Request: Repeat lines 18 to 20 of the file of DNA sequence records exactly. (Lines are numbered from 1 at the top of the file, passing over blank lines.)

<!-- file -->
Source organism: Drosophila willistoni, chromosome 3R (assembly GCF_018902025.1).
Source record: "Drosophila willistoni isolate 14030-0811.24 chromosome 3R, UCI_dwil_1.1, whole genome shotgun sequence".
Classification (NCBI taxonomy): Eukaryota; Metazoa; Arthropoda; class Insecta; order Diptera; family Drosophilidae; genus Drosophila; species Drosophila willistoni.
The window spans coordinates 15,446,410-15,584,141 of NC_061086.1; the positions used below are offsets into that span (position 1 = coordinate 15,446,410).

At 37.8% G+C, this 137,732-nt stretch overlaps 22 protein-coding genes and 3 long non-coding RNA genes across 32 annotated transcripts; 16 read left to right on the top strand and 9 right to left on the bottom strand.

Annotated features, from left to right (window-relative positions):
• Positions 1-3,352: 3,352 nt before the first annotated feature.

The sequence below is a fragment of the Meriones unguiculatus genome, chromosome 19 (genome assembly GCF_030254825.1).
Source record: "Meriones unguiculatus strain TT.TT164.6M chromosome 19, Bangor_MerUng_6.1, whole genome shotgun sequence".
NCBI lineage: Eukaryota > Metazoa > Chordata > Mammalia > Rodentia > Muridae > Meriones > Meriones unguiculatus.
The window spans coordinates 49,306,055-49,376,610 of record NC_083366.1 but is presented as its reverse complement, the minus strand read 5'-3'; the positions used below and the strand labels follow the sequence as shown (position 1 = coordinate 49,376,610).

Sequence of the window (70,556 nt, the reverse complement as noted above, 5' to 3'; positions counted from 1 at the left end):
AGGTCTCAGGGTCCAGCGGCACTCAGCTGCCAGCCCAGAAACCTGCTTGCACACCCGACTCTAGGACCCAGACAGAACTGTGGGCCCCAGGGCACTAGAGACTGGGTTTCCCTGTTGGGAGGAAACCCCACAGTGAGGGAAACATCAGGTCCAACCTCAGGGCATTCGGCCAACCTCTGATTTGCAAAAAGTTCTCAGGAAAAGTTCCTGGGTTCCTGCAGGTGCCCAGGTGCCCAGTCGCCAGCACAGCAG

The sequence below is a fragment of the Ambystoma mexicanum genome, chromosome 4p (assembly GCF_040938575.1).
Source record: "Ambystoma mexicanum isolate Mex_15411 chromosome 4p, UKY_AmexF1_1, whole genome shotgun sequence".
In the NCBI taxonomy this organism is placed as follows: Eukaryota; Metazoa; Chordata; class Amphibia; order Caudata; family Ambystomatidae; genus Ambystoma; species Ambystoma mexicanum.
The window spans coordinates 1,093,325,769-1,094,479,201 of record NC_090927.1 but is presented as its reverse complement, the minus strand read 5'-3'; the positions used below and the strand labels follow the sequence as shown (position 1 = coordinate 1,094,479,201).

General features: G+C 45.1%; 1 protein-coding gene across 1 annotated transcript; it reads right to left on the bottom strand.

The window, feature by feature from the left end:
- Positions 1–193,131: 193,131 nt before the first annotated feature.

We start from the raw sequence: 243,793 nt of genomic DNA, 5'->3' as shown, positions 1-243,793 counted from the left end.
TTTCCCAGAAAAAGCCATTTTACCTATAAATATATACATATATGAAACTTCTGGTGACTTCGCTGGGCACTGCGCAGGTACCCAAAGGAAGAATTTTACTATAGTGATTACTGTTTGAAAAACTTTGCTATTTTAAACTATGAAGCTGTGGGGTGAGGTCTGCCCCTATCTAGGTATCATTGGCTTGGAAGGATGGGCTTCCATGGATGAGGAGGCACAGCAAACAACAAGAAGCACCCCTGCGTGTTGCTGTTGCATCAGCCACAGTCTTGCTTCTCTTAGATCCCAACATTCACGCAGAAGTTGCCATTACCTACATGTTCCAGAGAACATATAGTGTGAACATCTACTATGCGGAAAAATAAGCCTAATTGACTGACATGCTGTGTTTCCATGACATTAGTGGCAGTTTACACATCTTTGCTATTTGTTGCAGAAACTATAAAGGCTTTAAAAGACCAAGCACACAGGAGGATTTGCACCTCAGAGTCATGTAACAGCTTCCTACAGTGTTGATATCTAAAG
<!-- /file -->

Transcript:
General features: G+C 45.1%; 1 protein-coding gene across 1 annotated transcript; it reads right to left on the bottom strand.

The window, feature by feature from the left end:
- Positions 1–193,131: 193,131 nt before the first annotated feature.